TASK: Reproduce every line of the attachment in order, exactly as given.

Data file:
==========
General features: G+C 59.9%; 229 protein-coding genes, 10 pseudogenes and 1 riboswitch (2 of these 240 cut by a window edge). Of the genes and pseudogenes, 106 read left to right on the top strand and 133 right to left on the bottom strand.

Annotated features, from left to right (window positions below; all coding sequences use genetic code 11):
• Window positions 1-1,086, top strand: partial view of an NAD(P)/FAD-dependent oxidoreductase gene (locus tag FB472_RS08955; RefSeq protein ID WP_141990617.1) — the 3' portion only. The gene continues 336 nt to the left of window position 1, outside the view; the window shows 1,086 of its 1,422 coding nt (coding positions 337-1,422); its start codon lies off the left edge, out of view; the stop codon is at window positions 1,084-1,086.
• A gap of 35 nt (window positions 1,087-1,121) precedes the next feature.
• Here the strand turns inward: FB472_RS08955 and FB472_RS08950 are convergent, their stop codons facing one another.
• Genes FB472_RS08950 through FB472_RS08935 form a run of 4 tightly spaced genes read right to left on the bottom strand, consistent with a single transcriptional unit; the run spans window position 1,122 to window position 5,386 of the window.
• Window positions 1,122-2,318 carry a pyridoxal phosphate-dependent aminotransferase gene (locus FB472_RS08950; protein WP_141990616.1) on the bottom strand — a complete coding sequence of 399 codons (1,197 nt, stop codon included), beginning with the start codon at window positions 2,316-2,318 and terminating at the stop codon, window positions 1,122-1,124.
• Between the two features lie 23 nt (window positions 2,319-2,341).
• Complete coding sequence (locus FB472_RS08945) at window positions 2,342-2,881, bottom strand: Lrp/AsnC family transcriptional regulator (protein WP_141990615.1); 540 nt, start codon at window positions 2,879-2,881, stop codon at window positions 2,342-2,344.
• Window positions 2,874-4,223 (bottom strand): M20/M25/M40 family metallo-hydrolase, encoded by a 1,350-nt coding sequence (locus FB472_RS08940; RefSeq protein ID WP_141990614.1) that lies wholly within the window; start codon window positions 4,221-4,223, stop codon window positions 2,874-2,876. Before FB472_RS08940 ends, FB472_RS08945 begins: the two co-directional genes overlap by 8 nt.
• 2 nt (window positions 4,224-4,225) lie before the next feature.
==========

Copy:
General features: G+C 59.9%; 229 protein-coding genes, 10 pseudogenes and 1 riboswitch (2 of these 240 cut by a window edge). Of the genes and pseudogenes, 106 read left to right on the top strand and 133 right to left on the bottom strand.

Annotated features, from left to right (window positions below; all coding sequences use genetic code 11):
• Window positions 1-1,086, top strand: partial view of an NAD(P)/FAD-dependent oxidoreductase gene (locus tag FB472_RS08955; RefSeq protein ID WP_141990617.1) — the 3' portion only. The gene continues 336 nt to the left of window position 1, outside the view; the window shows 1,086 of its 1,422 coding nt (coding positions 337-1,422); its start codon lies off the left edge, out of view; the stop codon is at window positions 1,084-1,086.
• A gap of 35 nt (window positions 1,087-1,121) precedes the next feature.
• Here the strand turns inward: FB472_RS08955 and FB472_RS08950 are convergent, their stop codons facing one another.
• Genes FB472_RS08950 through FB472_RS08935 form a run of 4 tightly spaced genes read right to left on the bottom strand, consistent with a single transcriptional unit; the run spans window position 1,122 to window position 5,386 of the window.
• Window positions 1,122-2,318 carry a pyridoxal phosphate-dependent aminotransferase gene (locus FB472_RS08950; protein WP_141990616.1) on the bottom strand — a complete coding sequence of 399 codons (1,197 nt, stop codon included), beginning with the start codon at window positions 2,316-2,318 and terminating at the stop codon, window positions 1,122-1,124.
• Between the two features lie 23 nt (window positions 2,319-2,341).
• Complete coding sequence (locus FB472_RS08945) at window positions 2,342-2,881, bottom strand: Lrp/AsnC family transcriptional regulator (protein WP_141990615.1); 540 nt, start codon at window positions 2,879-2,881, stop codon at window positions 2,342-2,344.
• Window positions 2,874-4,223 (bottom strand): M20/M25/M40 family metallo-hydrolase, encoded by a 1,350-nt coding sequence (locus FB472_RS08940; RefSeq protein ID WP_141990614.1) that lies wholly within the window; start codon window positions 4,221-4,223, stop codon window positions 2,874-2,876. Before FB472_RS08940 ends, FB472_RS08945 begins: the two co-directional genes overlap by 8 nt.
• 2 nt (window positions 4,224-4,225) lie before the next feature.